Cary Ball: Family Of Man Killed By Cops Sues, Freeman Bosley Jr. Argues Excessive Force
The case of Cary Ball Jr., the 25-year-old St. Louis student fatally shot by two police officers in April, has attracted the attention of Freeman Bosley Jr., the former mayor of the city who is leading a wrongful-death lawsuit against police.
Courtesy of Sara Weichold Cary Ball.
Ball's grieving relatives, now represented by Bosley, yesterday filed a petition against the St. Louis Board of Police Commissioners and three officers, alleging that Ball was a victim of excessive force and police negligence.
"I just don't want this to happen to any other kid or for another family to have to go through this," Toni Taylor, Ball's mother, tells Daily RFT. "I want those officers arrested, charged and convicted."
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A spokeswoman for the St. Louis Metropolitan Police Department declined to comment to Daily RFT yesterday, citing department policy on pending litigation.
As we reported earlier this month, Ball's family and the police department have offered different accounts of what happened on the night of April 24 when cops ended up shooting and killing Ball during a police chase.
Since his death, Ball's family members and supporters have staged numerous protests urging the department to remove these officers -- and pressuring Circuit Attorney Jennifer Joyce to charge them. (Daily RFT learned last month that the two cops returned to work after a standard period of administrative leave.)
According to the family, Ball tried to flee cops, ultimately surrendered -- and was needlessly shot.
The official police summary of the shooting, involving a 32-year-old male officer with seven years on the force and a 29-year-old male officer with five years, notes that Ball was armed with a "loaded .40 caliber semi automatic gun with an extended magazine" that had been reported stolen. Once a foot pursuit began -- and this is the key difference in the police account -- the report says they ordered him to drop his weapon and Ball refused. That's when they shot him "fearing for their immediate safety," police said after the incident, which happened on the 700 block of Carr Street in the Columbus Square neighborhood.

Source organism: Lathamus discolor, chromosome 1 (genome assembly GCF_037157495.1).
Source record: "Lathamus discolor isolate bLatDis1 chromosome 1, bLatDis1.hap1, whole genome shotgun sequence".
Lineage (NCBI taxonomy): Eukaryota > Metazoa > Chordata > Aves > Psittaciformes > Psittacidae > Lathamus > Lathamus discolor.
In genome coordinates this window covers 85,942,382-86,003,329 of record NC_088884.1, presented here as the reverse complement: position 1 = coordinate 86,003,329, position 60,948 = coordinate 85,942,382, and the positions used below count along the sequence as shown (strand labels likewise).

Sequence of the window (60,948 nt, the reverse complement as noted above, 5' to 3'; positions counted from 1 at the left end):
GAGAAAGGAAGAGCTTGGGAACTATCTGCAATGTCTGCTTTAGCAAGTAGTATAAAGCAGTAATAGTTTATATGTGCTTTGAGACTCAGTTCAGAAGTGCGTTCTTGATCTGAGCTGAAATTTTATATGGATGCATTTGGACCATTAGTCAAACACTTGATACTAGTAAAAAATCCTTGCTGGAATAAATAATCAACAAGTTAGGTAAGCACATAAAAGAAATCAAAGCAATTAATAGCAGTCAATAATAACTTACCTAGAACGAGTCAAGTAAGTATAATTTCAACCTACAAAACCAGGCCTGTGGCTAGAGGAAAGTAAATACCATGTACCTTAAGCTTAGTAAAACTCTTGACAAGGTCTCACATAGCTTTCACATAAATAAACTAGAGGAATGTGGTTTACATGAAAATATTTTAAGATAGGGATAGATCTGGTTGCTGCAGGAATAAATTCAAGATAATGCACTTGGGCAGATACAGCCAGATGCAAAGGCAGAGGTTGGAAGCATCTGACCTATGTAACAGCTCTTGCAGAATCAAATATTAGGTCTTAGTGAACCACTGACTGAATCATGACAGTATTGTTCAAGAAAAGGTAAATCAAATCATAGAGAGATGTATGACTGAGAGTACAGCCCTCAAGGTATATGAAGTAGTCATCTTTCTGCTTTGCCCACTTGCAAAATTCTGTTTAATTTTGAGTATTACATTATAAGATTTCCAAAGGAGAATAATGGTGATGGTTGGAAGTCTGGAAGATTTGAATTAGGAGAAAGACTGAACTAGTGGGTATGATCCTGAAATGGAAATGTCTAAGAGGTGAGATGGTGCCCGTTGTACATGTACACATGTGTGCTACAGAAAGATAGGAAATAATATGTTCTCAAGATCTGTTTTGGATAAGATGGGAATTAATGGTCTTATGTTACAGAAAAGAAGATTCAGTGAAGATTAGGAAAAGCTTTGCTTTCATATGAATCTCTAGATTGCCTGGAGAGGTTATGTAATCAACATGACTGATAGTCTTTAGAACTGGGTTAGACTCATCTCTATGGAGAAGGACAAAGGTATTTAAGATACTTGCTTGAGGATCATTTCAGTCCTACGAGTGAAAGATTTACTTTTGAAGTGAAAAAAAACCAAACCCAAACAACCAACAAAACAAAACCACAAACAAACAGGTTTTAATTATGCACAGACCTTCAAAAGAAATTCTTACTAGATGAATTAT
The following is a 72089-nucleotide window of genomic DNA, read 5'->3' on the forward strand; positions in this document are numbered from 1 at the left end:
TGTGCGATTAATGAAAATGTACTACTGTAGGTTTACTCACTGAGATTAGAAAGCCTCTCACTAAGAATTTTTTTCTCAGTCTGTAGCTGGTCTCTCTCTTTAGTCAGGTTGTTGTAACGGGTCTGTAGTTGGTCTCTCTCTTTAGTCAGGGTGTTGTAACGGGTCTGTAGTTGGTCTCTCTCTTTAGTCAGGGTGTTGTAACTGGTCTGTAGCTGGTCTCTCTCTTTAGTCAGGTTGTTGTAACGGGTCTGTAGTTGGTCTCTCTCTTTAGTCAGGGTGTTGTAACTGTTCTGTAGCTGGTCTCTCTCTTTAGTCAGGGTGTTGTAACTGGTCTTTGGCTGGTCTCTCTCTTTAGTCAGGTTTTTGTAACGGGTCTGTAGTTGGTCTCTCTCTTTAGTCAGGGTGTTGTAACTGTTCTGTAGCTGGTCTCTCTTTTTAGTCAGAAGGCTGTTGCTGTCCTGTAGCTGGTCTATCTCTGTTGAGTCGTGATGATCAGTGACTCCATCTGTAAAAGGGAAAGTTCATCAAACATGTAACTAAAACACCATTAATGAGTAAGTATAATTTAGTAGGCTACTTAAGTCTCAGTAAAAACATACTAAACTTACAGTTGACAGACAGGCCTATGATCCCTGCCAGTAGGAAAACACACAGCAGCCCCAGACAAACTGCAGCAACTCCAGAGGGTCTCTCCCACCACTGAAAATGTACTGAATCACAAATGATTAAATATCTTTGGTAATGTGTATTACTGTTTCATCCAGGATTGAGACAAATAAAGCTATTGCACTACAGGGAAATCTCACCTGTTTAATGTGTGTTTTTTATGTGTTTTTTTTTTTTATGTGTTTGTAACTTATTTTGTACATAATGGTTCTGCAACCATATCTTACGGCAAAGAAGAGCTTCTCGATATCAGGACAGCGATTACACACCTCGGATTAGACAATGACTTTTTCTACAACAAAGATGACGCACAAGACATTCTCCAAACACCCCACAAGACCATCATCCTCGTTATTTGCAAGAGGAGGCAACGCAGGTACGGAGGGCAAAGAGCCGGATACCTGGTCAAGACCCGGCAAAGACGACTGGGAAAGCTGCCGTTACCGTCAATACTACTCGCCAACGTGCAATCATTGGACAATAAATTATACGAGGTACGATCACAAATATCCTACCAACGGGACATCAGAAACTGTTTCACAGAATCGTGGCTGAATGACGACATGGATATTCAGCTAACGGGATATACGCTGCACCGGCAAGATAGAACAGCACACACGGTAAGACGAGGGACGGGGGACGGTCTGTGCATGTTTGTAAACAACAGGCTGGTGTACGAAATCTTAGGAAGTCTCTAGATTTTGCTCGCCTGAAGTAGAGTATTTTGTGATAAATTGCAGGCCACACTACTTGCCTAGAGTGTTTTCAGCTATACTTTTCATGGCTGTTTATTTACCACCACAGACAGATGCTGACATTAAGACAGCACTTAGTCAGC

via Google Maps Carr Street where the shooting took place.
The new suit, however, says that this is an inaccurate account, and that his death was unjust. Of the moment he was shot, the complaint, full document on view below, says:
While running down Carr Street, with their weapons drawn, Defendant officers yelled for [Ball] to stop which he did. [Ball] stopped and surrendered with his hands in the air; however the officers began shooting the plaintiff at close range. [Ball] fell to the ground and the two officers stood over him and continued firing shots ultimately shooting the Plaintiff over 20 times until he was dead.
The suit alleges that the cops pursued Ball "merely for committing a traffic violation" and that the cops involved were negligent, as was their sergeant. (The suit does not identify the three officers by names.)
The complaint also alleges that the two cops who fired the shots committed battery by shooting Ball "over twenty times unjustifiably with the specific intent to cause bodily harm."
And the suit accuses the officers of excessive force:
Police Officer John Doe and Police Officer James Doe's conduct were outrageous and shock the conscience.... [Ball] suffered an unreasonable and unjustified death in violation of the Fourth Amendment to the United States Constitution.
The suit is brought on behalf of Ball's parents and his four-year-old daughter Chanell Williams and seeks a minimum of $25,000 in damages, which is the standard amount. The petition notes that funeral expenses cost the family $6,000. (Daily RFT also left a message with Bosley, now an attorney with Bosley and Associates, to see if he wanted to comment further on the suit; we'll update if we get a chance to speak with him.)
Ball, as we noted in our earlier coverage, does have a criminal history and was released from prison in May of 2012. But his family says he was turning his life around and that he was an honors student with a 3.86 GPA at Forest Park Community College, majoring in human services.
Damages won't bring her son back, but Taylor, 43, tells us the suit could give the family some kind of closure.
"It's been really hard to process everything," she says, noting that it has been exactly two months since her son died.
Continue for more comments from Toni Taylor and for the full petition.